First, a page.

How are legless lizards different than snakes? There are physical and behavioral differences apart from the similarity of lacking legs. Unlike snakes, legless lizards have external ear openings and movable eyelids. They also typically spend their entire lives underground.

They are California endemic species and recent research documented the existence of the newer species.

Collared and Leopard Lizards

picture of an Eastern Collard Lizard
Depending on the age of the source, Collard and Leopard Lizards are classified as a subfamily of Iguanas or as their own family, Crotaphytidae.

All five collard lizard species and three leopard lizard species inhabit the desert Southwest region. They can grow to be almost a foot in length. As the picture shows, the black rings around the neck form what looks to be a collar.

picture of a Blunt-nosed Leopard Lizard
Here’s a Blunt-nosed Leopard Lizard. It’s another California endemic species.


picture of a Desert Iguana
Only two Iguanas (Iguanidaeclick) species, the Desert Iguana and the Common Chuckwalla are native to the United States.

That would be the beginning and end of the story if not for the popularity of Iguanas as pets. In Florida for example, many of the pet Green iguanas have been released into the wild and for the past couple of years they have been creating a bit of a havoc in South Florida where they have become established.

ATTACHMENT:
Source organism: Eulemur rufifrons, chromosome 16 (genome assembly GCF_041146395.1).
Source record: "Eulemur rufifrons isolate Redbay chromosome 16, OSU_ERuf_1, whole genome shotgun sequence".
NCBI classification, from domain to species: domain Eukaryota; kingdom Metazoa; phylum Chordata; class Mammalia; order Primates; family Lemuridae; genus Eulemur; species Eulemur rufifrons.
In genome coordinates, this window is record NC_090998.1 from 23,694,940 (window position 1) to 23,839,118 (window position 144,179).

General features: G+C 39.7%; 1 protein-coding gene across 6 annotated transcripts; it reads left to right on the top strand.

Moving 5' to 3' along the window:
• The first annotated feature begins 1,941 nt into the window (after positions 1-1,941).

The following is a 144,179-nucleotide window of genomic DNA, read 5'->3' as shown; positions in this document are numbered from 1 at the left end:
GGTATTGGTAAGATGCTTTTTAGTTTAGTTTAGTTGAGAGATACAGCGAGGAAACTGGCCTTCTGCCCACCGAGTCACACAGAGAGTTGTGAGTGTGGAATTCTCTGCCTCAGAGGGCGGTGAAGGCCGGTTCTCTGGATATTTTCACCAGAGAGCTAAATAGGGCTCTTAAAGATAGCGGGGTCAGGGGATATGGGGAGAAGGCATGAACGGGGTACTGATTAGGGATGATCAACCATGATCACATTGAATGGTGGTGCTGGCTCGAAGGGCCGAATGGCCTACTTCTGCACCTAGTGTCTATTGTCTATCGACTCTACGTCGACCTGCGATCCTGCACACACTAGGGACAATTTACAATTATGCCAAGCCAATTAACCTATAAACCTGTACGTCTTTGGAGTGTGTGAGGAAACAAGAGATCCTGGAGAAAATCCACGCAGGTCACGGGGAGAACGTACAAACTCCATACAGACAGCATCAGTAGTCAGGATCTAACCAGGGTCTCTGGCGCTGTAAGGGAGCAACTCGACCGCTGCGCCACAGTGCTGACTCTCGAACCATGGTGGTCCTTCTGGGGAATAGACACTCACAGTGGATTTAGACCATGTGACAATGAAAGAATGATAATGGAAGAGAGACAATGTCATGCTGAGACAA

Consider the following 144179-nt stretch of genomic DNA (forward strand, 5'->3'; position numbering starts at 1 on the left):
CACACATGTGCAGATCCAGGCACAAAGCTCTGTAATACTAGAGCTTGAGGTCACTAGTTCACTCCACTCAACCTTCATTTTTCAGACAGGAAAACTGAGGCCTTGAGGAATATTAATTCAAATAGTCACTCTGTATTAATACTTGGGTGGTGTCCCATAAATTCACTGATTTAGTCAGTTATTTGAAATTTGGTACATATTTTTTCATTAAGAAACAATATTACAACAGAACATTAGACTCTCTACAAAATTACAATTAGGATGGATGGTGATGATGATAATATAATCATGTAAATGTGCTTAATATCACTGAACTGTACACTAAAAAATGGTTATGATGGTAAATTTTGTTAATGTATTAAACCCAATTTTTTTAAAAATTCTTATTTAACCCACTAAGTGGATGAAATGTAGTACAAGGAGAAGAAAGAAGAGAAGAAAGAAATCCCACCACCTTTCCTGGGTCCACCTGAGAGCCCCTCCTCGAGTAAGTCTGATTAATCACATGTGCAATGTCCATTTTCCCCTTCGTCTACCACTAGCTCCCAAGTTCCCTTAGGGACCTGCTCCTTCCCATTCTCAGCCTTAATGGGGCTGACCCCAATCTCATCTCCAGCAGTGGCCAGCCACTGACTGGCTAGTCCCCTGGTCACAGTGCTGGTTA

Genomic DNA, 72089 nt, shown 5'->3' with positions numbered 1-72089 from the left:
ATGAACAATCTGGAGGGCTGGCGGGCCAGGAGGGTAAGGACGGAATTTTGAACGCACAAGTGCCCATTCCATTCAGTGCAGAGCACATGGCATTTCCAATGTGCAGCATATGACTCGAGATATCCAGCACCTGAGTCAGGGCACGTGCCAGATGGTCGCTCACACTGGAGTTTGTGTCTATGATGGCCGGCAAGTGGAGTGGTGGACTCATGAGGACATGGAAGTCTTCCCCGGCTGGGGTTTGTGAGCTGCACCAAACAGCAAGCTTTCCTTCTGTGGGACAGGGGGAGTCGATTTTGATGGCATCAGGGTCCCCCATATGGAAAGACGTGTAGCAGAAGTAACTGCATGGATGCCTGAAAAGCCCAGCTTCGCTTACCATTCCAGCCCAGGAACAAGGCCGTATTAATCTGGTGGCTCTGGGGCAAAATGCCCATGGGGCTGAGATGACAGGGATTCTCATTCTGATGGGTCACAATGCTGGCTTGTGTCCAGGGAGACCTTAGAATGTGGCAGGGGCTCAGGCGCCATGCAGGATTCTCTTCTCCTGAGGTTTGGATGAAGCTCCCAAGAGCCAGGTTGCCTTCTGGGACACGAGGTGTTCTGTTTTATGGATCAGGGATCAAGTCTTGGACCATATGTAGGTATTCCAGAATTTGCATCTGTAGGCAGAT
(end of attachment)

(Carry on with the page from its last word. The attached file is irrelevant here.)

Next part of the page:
picture of a Green Iguana
They are a tropical speices native to the Caribbean, Central and South America.

At issue is the fact that they can grow up to five feet in length. While they are not dangerous, they are herbivores that can consume large quantities of common landscape plants and fruit (except for citrus).

The picture shows an orange colored male iguana. They take a few different forms.

The top picture shows a Desert Iguana, one of the native species of the Southwest.


picture of a Desert Banded Gecko
What’s not to like about Gecko’s? Cute reptiles with sticky feet that allow them to walk on walls and ceilings in their territory.

The United States has three native Gecko families that consists of six species.

  • Eyelid Geckos (Eublepharidae)
  • Sphaerodactyl Geckos (Sphaerodactylidae)
  • Leaf-toed Geckos (Phyllodactylidae)

The picture shows a Desert Banded Gecko, a subspecies of the Western Gecko. It belongs to the Eyelid Gecko family.

Florida documents fifteen different species, all but one is non-native, the Reef Gecko.

Night Lizards (Xantusiidae), not pictured are the final lizard family in the United States. They are fairly small flat lizards. They received the nickname night lizards because people thought they were nocturnal. Turns out they do have a day life. It’s just the fact that their small size means no one noticed them.